By Brian Dunn
During pandemic-stricken 2020, traffic through the Seaway declined by less than two per cent, with the corridor handling 37.7 million tonnes in 2020, compared to 38.7 million handled in 2019. “Considering the impact of the worldwide pandemic, we are very pleased with these results,” Terence Bowles, President and CEO of The St. Lawrence Seaway Management Corporation (SLSMC) said in an interview before the official opening of the 2021 season on March 22. CSL Group’s Baie St. Paul, a Trillium-class Laker, was the first ship through the St. Lambert Lock in a virtual opening ceremony attended by a number of dignitaries, including Omar Alghabra, the Canadian Minister of Transport, and Pete Buttigieg, U.S. Secretary of Transportation.
“While the economic volatility from COVID-19 impacted the marine industry, we had a pandemic response committee in place to deal with it. We also worked with carriers and shippers to maximize cargo opportunities,” Mr. Bowles added. “The Seaway’s resiliency and agility in operating allowed it to handle numerous shipments of steel slab, and to ship a record grain crop in 2020.”
The impact of the pandemic differed by cargo type. Liquid bulk saw the sharpest decline, from 4.6 million tonnes to three million tonnes, a drop of 34.4 per cent, followed by iron ore, down by 27 per cent, from 6.9 million tones to six million tonnes. Dry bulk shipments of 10.5 million tonnes were down 9.4 per cent. “Liquid bulk includes jet fuel and automotive fuel which was way down because travel was way down,” noted Mr. Bowles. “Dry bulk includes cement and stones for construction which was also down.”
On the plus side, grain shipments rose 27 per cent to 13.3 million tonnes from 10.4 million tonnes. General cargo shipments of 2.2 million tonnes were up 3.2 per cent from 2019, while coal shipments of 2.4 million tonnes were up almost two per cent. “Grain did extremely well, because we had a strong inventory built up in silos in Thunder Bay. Moreover, poor harvests in Russia and Latin America created strong demand. And wind turbine business was strong out of Duluth and Toledo.”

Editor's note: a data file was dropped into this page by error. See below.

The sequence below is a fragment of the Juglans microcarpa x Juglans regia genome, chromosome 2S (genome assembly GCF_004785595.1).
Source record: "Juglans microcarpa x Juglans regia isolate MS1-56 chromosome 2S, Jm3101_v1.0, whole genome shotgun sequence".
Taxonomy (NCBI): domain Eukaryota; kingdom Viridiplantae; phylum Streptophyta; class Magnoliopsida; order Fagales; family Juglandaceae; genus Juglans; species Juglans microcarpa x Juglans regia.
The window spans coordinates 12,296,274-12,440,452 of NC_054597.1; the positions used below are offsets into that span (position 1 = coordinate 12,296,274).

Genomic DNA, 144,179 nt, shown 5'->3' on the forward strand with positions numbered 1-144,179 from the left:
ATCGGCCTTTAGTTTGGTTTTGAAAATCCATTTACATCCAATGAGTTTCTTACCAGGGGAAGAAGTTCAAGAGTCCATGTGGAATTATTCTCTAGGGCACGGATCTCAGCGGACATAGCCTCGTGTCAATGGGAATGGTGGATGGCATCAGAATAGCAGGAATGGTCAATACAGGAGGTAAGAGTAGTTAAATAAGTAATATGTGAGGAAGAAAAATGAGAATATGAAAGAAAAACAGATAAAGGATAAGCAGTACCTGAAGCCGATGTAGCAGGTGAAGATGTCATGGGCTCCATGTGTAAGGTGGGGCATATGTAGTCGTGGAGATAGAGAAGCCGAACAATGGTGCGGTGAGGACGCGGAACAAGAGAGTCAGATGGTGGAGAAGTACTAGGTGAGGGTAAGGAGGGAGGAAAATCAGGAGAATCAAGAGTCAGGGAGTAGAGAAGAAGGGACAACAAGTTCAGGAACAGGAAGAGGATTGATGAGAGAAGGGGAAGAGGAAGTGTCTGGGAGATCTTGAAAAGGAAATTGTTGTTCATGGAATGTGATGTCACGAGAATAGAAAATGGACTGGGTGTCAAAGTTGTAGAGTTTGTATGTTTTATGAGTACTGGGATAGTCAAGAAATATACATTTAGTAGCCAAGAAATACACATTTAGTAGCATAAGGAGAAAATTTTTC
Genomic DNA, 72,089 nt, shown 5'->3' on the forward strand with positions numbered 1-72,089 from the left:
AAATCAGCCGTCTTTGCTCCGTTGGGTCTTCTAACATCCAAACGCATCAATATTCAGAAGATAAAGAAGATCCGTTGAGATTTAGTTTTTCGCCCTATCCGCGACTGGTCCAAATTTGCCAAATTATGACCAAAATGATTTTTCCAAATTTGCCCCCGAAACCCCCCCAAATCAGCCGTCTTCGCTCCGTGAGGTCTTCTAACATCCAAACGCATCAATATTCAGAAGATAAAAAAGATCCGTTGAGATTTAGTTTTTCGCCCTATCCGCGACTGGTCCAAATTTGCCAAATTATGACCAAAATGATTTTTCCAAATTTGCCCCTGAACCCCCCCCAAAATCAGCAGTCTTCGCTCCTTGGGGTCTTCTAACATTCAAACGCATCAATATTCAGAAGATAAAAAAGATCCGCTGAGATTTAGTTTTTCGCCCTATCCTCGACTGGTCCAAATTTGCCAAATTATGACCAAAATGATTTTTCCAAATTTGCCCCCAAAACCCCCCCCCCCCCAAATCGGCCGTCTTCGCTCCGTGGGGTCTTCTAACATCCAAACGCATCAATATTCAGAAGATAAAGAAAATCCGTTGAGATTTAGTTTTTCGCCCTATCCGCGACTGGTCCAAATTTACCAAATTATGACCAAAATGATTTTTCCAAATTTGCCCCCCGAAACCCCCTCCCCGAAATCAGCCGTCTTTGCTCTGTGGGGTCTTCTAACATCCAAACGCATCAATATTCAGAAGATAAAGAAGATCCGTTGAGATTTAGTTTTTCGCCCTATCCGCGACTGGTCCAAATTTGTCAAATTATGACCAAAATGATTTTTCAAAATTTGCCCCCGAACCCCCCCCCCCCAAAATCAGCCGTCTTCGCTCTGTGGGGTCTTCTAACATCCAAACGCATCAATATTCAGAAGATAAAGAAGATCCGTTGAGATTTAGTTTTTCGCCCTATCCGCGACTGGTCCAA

The current shipping season should see a vast improvement as economies are picking up. “A month ago, the pandemic was still rampant and things were not looking good. But vaccinations are picking up speed globally and the U.S. GDP (gross domestic product) is projected to increase by 6.5 this year, along with Canada at five per cent and the EU at four per cent. So we are bullish for the current year.”
SLSMC has several toll incentive programs to attract new or increase existing business, including the New Business Incentive, Volume incentive, Service Incentive and the latest initiative, the Gateway Incentive, offering shippers reductions in toll rates to attract business from alternative routes. All told, these programs brought in $2 million of additional business last year.